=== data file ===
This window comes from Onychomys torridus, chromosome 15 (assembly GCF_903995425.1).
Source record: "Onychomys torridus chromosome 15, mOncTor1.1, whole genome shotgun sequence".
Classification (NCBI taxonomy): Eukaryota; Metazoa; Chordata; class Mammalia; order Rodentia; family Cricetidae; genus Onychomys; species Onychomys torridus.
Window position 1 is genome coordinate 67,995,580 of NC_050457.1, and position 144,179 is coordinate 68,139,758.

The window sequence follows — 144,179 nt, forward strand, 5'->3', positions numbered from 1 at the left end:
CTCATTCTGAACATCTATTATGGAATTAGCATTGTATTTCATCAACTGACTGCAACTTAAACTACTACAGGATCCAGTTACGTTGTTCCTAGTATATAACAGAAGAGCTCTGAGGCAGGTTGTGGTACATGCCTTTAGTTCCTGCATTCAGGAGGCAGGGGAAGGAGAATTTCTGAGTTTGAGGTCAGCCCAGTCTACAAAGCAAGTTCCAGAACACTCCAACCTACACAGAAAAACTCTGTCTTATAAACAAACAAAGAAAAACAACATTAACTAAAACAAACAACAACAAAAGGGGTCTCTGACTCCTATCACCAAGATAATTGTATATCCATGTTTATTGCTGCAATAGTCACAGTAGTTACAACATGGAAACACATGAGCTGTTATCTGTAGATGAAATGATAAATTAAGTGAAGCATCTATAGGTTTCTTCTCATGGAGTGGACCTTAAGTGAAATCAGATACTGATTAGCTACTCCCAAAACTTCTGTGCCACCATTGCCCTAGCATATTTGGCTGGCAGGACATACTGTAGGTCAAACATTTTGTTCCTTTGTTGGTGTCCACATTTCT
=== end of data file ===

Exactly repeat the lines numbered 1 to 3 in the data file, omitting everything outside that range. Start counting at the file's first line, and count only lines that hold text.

This window comes from Onychomys torridus, chromosome 15 (assembly GCF_903995425.1).
Source record: "Onychomys torridus chromosome 15, mOncTor1.1, whole genome shotgun sequence".
Classification (NCBI taxonomy): Eukaryota; Metazoa; Chordata; class Mammalia; order Rodentia; family Cricetidae; genus Onychomys; species Onychomys torridus.